• Justin Handlin

World Building Primordia: W/ Lex Starwalker of Game Masters Journey

Listen to our Interview with Lex Starwalker


Crit Academy discusses world-building with Lex Starwalker, Dungeons and Dragons game master, Game Master's Journey podcaster, writer, and gamer. He shares his world-building techniques that brought the world of Primordia to life. Sharing both his challenges and victories along the way.


Can you tell us about Game Master's Journey and how it came to be?


What can you tell us about your homebrew world Primordia?

Primordia is an ancient world of powerful and primal magics. I’ve tried to come up with new options for the players that reflect Primordia and help them bring the setting to life. Primordia is a world of many planar portals and convergences, so you’ll see a fair number of things touching on planar travel.


Can you walk us through your process of Primordia's development?

  • Begin with enough of a big picture to get a feel for your world (gods & pantheon, playable races, theme & tone, some movers & shakers, etc)

  • build only what you need, as you need it.

  • Saves you time and gets you running/playing the game ASAP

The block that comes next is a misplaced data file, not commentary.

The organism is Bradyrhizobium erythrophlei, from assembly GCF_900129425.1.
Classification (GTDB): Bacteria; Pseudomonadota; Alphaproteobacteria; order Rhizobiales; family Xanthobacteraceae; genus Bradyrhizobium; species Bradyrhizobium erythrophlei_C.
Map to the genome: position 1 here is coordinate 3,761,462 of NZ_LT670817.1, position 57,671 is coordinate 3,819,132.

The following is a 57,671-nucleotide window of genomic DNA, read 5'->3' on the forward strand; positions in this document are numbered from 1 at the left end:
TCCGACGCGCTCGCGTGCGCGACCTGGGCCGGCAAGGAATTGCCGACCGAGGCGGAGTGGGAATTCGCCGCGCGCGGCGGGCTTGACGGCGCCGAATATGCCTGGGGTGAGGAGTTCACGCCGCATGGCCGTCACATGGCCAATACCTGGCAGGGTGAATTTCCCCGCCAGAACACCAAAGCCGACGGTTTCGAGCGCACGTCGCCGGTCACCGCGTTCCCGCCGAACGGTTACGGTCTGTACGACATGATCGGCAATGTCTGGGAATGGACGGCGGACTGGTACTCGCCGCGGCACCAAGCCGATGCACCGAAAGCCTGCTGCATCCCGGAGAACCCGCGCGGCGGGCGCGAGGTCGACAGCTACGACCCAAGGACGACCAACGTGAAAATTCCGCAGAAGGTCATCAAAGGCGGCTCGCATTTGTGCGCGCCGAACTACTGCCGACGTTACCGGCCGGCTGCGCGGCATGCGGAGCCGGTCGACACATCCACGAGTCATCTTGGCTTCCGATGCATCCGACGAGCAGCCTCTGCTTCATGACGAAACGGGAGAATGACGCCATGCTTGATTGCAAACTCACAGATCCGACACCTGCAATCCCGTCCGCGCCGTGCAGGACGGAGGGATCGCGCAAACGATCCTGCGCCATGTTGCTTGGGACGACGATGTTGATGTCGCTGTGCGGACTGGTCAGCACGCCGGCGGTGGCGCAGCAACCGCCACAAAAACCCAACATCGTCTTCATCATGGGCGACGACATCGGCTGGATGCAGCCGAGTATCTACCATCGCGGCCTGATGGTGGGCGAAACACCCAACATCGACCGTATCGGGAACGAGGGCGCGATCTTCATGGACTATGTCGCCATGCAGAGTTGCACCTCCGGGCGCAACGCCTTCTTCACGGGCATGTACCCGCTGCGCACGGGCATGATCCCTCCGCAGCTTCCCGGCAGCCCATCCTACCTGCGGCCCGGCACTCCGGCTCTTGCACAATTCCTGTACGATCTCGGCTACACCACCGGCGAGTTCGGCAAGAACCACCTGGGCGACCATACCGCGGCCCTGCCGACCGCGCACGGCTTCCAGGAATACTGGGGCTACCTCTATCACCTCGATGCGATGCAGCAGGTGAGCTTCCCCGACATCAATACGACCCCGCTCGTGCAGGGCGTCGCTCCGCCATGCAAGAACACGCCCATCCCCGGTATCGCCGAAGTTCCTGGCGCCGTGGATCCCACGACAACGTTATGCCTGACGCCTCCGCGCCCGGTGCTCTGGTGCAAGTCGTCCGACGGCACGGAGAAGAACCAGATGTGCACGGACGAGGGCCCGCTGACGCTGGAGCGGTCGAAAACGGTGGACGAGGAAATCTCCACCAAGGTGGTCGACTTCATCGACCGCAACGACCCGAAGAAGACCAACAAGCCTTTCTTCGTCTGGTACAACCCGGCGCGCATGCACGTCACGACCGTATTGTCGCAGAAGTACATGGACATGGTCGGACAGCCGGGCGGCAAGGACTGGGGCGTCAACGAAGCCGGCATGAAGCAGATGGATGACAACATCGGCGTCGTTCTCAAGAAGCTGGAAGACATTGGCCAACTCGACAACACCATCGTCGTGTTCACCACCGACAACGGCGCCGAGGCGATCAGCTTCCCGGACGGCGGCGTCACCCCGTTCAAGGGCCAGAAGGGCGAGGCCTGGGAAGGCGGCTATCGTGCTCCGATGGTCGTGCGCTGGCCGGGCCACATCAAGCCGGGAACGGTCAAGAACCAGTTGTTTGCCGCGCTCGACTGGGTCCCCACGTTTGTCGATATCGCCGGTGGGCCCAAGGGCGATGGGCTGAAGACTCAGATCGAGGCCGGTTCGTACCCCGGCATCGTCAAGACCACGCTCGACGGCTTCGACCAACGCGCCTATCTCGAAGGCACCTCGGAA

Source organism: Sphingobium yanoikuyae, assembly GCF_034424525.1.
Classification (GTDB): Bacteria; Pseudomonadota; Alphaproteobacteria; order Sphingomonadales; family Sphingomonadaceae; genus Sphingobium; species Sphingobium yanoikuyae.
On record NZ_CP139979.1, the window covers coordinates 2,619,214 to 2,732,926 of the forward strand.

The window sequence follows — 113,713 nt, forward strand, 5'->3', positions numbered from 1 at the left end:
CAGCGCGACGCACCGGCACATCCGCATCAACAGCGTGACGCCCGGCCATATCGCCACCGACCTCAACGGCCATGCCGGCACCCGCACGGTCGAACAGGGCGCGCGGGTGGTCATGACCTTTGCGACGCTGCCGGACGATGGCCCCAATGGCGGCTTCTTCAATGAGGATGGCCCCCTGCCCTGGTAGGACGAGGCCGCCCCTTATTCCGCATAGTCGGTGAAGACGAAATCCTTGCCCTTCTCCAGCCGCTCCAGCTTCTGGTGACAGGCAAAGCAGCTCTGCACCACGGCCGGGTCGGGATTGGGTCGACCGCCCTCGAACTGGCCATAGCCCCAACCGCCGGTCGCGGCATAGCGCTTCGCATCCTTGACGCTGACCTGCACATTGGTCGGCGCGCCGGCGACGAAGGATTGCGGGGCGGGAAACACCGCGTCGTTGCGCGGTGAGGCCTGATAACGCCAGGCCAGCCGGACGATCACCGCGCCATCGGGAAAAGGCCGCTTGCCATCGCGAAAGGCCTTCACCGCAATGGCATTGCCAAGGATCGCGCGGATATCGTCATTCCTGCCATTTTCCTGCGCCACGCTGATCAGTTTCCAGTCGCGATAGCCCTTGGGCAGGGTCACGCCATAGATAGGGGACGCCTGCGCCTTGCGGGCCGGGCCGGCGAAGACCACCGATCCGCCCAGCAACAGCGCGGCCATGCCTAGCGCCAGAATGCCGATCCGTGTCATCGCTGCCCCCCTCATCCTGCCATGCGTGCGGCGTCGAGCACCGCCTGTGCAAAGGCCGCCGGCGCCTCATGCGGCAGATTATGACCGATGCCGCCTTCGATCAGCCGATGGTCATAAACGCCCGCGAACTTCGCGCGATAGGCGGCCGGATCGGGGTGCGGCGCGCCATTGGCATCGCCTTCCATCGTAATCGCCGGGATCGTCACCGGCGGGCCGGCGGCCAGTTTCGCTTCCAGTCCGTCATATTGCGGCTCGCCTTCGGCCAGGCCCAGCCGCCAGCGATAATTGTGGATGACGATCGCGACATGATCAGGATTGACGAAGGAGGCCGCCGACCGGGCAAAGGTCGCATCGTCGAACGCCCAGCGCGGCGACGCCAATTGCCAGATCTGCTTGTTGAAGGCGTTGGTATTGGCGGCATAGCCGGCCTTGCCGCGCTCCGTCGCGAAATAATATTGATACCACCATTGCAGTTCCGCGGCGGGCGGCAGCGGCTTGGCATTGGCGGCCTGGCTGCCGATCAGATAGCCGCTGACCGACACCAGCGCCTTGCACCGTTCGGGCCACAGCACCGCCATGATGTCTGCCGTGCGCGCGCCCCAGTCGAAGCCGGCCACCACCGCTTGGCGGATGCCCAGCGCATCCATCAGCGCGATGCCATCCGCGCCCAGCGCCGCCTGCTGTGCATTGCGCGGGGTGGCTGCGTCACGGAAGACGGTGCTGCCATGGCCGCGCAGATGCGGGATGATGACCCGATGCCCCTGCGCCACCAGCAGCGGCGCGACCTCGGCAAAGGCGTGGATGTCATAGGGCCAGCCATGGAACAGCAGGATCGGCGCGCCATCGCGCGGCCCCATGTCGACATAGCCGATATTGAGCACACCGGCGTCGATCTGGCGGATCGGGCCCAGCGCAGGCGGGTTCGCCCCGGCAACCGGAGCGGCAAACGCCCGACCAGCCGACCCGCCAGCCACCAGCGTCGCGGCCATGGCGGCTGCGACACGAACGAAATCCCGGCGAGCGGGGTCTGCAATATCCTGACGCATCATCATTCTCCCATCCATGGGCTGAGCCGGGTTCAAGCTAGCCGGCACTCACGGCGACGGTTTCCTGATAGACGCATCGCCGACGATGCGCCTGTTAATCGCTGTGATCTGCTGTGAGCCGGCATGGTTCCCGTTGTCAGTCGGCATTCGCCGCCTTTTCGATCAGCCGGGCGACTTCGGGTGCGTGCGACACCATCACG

• gives you more flexibility to adapt and evolve your world based on what the players do, what they show interest in, etc

  • Don't fall prey to worldbuilder's disease.

  • You should only give the players information about the world that is directly relevant and necessary to what they're doing right now (unless, of course, they ask for more).

What is your approach to session prep?

  • I used to plan everything, and plan practically the whole campaign ahead of time. My experience has taught me this is madness.

  • The players will definitely derail things at some point, probably numerous times.

  • For instance, in my current campaign, I have a few beats and reveals planned for the campaign, but that's pretty much it

  • I then plan for the upcoming session, and I may have a few ideas for where the story will go after that, but that's it.

What do you think makes a good D&D setting?

  • A blend of the familiar and the unique. E.g. in a D&D world you want enough familiar tropes and features to allow the players to feel they can understand the setting without having to study it.

  • Otherwise, it won't feel like a D&D game.

  • However, you want some unique features of your world to make it stand out, otherwise why not just run in Faerun or Krynn?

Is there anything that really set